Federal Reserve Board Chairman G. William Miller said yesterday he made no promise of any sort to the administration to ease up on the monetary policy in return for the Presedent Carter's decision to reduce the size of a proposed tax cut.

Miller told the National Press Club that he was pleased the President trimmed the size of the tax cut - from $25 billion to $25 billion in the spending year starting Oct. 1 - because it will help fight inflation and made the central bank's job easier.

But Miller said there was no agreement, "formal, implicit or explicit," that the Fed would stop raising interest rates in return for the change in tax policy.

The former Textron executive, who took over the central bank three months ago, had been [WORD ILLEGIBLE] urging a smaller, $25 billion tax cut days before Carter bowed to his own advisers' worries about inflation as well as the refusal of Congress to give him as big cut as he wanted.

In an interview Tuesday, House Budget Committee Chairman Robert N. Giamo (D-Conn) said he is also concerned about increasing inflation that he may push for even smaller cut than $25 billion when he brings the House version of the federal budget to the floor next fall.

Miller, in speech, said it would be impossible to say whether the Fed will be able to ease up on interest rates because it is impossible to determine what will happen to inflation between now and the final months of the year.

When the Fed flights inflation it boosts interest rates by slowing the amount of funds provisded to the banking system. That makes money more expensive and, theoretically, should reduce the desire of business and individuals to borrow and spend.

Miller said that inflation creates higher rates and not the other way around. He noted that when the Fed acts to raise short-term interest rates - such as boosting its key interest charge, the federal funds rate - long-term interest rates like corporate bonds and mortgages often stablize or decline slightly slightly because borrowers and lenders realize that the central bank is fighting inflation.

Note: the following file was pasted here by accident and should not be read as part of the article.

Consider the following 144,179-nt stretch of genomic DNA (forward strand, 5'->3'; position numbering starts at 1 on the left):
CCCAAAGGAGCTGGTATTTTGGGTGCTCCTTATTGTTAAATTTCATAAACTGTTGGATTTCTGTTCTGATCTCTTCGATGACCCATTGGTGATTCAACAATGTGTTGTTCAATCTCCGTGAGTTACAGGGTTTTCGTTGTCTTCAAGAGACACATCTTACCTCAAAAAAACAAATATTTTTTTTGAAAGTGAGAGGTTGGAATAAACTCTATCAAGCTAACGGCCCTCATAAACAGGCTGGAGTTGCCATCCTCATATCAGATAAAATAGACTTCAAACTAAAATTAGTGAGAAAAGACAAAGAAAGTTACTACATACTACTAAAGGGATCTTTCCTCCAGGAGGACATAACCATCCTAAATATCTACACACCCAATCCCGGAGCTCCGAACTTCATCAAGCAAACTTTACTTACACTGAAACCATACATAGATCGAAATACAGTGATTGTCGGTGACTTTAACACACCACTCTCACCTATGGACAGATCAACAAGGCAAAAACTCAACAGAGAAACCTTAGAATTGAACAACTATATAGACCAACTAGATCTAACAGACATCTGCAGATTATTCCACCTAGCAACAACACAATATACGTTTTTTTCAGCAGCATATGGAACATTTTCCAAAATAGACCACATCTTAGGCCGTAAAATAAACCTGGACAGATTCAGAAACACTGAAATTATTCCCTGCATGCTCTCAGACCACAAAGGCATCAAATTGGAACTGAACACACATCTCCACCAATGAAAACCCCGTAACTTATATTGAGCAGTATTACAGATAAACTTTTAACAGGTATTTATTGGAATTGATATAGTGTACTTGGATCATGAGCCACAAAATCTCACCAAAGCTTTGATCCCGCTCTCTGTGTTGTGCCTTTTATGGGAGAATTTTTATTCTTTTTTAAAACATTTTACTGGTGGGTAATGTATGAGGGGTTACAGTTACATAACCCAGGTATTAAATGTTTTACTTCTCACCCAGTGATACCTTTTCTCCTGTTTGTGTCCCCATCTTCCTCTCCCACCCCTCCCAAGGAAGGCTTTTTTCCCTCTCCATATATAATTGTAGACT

Since last April the federal Reserve has raised the federal funds rate - the interest banks charge each other for overnight loans of excess reserves - from about 6.75 percent to 7.5 percent.

The Fed chairman said that economic policy makers should stop worrying about short-term goals and begin to think about long-range plans. He proposed a five-year, among other things:

Shift the focus of economic policy from worrying about consumption to increasing investment.

Move resources from the public to private sector, although he said there can be no bigger tax cuts this year or next because of inflation concerns.

Boost the amount of new home bulding by about 75,000 to 100,000 units a year.

Start a year "Vigorous" export program that would raise the amount of goods exported by United States companies from 7 percent of a total production to 10 percent.

Require the government to make a firm commitment to reduce the inflation rate by between 1/2 and 3/4 of a percentage point each year.

Miller said controls on wages or prices do not work, and, in any event, the administration has no authority to put them into effect and could not convince Congress to give it that authority even if it wanted to : "My advice is that controls are possible, not legal and won't happen."